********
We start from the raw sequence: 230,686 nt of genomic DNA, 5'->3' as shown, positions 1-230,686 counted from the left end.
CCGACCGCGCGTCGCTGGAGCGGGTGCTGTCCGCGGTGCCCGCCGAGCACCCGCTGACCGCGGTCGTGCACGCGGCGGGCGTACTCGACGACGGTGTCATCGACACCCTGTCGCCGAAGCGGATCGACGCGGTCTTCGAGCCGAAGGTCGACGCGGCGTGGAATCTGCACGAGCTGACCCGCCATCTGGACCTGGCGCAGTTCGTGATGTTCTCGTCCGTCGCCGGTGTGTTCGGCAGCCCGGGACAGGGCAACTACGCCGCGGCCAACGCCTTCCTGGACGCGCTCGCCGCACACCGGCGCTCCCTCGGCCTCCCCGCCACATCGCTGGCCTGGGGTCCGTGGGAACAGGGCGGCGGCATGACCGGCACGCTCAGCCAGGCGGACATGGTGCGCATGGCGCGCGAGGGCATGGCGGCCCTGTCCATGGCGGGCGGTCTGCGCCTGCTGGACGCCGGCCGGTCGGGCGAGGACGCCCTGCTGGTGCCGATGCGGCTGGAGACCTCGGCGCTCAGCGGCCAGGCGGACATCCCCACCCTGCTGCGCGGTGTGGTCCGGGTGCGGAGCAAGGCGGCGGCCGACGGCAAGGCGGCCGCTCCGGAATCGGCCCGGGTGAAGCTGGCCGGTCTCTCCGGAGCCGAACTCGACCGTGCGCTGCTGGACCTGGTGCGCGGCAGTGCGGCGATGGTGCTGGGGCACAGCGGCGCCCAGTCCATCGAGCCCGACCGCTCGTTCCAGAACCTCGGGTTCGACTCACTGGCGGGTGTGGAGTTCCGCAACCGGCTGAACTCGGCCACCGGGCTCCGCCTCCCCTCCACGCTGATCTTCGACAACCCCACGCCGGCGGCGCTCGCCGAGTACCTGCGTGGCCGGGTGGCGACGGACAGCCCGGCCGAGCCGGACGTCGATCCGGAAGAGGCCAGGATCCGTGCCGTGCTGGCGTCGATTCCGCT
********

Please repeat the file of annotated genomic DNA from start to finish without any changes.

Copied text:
We start from the raw sequence: 230,686 nt of genomic DNA, 5'->3' as shown, positions 1-230,686 counted from the left end.
CCGACCGCGCGTCGCTGGAGCGGGTGCTGTCCGCGGTGCCCGCCGAGCACCCGCTGACCGCGGTCGTGCACGCGGCGGGCGTACTCGACGACGGTGTCATCGACACCCTGTCGCCGAAGCGGATCGACGCGGTCTTCGAGCCGAAGGTCGACGCGGCGTGGAATCTGCACGAGCTGACCCGCCATCTGGACCTGGCGCAGTTCGTGATGTTCTCGTCCGTCGCCGGTGTGTTCGGCAGCCCGGGACAGGGCAACTACGCCGCGGCCAACGCCTTCCTGGACGCGCTCGCCGCACACCGGCGCTCCCTCGGCCTCCCCGCCACATCGCTGGCCTGGGGTCCGTGGGAACAGGGCGGCGGCATGACCGGCACGCTCAGCCAGGCGGACATGGTGCGCATGGCGCGCGAGGGCATGGCGGCCCTGTCCATGGCGGGCGGTCTGCGCCTGCTGGACGCCGGCCGGTCGGGCGAGGACGCCCTGCTGGTGCCGATGCGGCTGGAGACCTCGGCGCTCAGCGGCCAGGCGGACATCCCCACCCTGCTGCGCGGTGTGGTCCGGGTGCGGAGCAAGGCGGCGGCCGACGGCAAGGCGGCCGCTCCGGAATCGGCCCGGGTGAAGCTGGCCGGTCTCTCCGGAGCCGAACTCGACCGTGCGCTGCTGGACCTGGTGCGCGGCAGTGCGGCGATGGTGCTGGGGCACAGCGGCGCCCAGTCCATCGAGCCCGACCGCTCGTTCCAGAACCTCGGGTTCGACTCACTGGCGGGTGTGGAGTTCCGCAACCGGCTGAACTCGGCCACCGGGCTCCGCCTCCCCTCCACGCTGATCTTCGACAACCCCACGCCGGCGGCGCTCGCCGAGTACCTGCGTGGCCGGGTGGCGACGGACAGCCCGGCCGAGCCGGACGTCGATCCGGAAGAGGCCAGGATCCGTGCCGTGCTGGCGTCGATTCCGCT